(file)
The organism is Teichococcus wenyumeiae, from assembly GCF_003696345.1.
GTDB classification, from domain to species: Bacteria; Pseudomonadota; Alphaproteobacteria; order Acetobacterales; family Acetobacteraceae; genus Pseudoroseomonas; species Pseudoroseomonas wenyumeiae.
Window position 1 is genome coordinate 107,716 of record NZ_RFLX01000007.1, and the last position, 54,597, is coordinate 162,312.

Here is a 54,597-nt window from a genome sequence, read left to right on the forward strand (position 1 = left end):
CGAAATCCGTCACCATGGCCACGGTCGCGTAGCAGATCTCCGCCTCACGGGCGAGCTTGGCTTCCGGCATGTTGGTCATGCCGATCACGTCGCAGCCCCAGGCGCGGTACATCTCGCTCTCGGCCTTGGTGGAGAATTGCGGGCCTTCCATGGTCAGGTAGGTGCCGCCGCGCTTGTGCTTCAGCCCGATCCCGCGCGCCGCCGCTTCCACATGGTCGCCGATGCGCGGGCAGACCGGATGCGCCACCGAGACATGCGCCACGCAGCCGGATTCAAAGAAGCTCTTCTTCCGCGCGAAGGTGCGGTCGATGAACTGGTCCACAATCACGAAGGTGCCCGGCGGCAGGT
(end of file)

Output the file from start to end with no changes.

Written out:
The organism is Teichococcus wenyumeiae, from assembly GCF_003696345.1.
GTDB classification, from domain to species: Bacteria; Pseudomonadota; Alphaproteobacteria; order Acetobacterales; family Acetobacteraceae; genus Pseudoroseomonas; species Pseudoroseomonas wenyumeiae.
Window position 1 is genome coordinate 107,716 of record NZ_RFLX01000007.1, and the last position, 54,597, is coordinate 162,312.

Here is a 54,597-nt window from a genome sequence, read left to right on the forward strand (position 1 = left end):
CGAAATCCGTCACCATGGCCACGGTCGCGTAGCAGATCTCCGCCTCACGGGCGAGCTTGGCTTCCGGCATGTTGGTCATGCCGATCACGTCGCAGCCCCAGGCGCGGTACATCTCGCTCTCGGCCTTGGTGGAGAATTGCGGGCCTTCCATGGTCAGGTAGGTGCCGCCGCGCTTGTGCTTCAGCCCGATCCCGCGCGCCGCCGCTTCCACATGGTCGCCGATGCGCGGGCAGACCGGATGCGCCACCGAGACATGCGCCACGCAGCCGGATTCAAAGAAGCTCTTCTTCCGCGCGAAGGTGCGGTCGATGAACTGGTCCACAATCACGAAGGTGCCCGGCGGCAGGT